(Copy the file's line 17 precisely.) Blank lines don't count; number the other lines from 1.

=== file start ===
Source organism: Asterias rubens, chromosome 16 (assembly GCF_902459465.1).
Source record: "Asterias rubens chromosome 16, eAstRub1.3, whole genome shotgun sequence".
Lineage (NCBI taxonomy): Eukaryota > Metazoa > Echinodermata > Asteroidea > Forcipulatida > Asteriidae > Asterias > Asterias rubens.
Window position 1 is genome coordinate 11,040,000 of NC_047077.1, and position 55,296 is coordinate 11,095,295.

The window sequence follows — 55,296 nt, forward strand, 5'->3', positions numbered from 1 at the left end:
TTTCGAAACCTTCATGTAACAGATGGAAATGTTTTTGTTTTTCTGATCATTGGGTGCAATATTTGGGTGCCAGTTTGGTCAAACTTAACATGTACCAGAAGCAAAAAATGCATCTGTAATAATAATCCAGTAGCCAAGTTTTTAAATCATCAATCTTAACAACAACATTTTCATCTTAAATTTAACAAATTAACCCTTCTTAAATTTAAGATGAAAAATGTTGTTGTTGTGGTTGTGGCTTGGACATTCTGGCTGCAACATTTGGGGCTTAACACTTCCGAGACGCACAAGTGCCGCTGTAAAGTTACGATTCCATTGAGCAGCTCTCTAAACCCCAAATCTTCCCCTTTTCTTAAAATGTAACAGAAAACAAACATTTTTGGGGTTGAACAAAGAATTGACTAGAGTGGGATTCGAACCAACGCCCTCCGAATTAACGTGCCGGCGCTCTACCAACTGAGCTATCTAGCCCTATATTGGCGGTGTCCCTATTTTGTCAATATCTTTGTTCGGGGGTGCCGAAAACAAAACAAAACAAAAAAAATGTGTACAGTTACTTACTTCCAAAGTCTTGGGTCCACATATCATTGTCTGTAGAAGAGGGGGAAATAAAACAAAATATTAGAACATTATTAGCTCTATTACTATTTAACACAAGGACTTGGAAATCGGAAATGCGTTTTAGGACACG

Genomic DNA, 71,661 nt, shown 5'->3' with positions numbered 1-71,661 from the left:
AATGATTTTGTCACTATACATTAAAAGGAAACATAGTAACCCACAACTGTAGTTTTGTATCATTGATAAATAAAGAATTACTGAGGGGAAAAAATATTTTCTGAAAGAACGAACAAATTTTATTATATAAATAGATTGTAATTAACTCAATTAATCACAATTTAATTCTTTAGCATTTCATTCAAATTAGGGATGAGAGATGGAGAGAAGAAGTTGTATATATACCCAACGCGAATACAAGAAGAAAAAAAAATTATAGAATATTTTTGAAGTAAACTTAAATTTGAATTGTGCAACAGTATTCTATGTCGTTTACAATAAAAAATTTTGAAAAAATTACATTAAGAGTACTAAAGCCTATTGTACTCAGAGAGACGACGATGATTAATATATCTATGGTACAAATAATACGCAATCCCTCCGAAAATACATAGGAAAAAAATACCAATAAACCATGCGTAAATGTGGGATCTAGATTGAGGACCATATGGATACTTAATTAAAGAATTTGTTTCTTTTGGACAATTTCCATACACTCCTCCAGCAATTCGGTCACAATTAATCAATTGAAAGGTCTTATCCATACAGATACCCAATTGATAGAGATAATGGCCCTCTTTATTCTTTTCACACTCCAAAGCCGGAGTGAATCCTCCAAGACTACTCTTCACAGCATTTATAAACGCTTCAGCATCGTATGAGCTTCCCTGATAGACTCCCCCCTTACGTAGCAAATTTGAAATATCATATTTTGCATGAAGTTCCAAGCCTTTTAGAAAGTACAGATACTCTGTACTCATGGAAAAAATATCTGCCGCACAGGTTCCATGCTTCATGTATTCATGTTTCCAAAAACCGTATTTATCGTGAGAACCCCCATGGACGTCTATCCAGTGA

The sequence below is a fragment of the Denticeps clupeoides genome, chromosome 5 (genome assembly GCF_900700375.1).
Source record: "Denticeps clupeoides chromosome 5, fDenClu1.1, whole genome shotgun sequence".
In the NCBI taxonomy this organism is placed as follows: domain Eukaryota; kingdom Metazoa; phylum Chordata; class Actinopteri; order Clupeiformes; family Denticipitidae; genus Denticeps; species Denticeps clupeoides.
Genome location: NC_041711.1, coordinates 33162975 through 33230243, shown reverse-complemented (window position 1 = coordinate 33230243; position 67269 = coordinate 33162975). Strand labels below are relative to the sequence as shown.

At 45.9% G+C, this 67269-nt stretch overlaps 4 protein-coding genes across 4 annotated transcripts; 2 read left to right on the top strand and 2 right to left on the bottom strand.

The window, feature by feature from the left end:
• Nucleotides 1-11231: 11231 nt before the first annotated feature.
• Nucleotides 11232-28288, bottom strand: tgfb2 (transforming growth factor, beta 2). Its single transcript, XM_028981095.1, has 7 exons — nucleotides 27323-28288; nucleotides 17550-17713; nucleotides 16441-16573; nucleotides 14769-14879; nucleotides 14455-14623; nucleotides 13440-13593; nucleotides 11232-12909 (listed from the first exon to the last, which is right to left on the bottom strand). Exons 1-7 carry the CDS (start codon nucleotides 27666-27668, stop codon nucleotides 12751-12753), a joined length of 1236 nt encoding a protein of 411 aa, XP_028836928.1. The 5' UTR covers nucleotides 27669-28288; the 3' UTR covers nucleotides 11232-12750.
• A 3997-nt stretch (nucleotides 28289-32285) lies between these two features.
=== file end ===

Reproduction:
• A 3997-nt stretch (nucleotides 28289-32285) lies between these two features.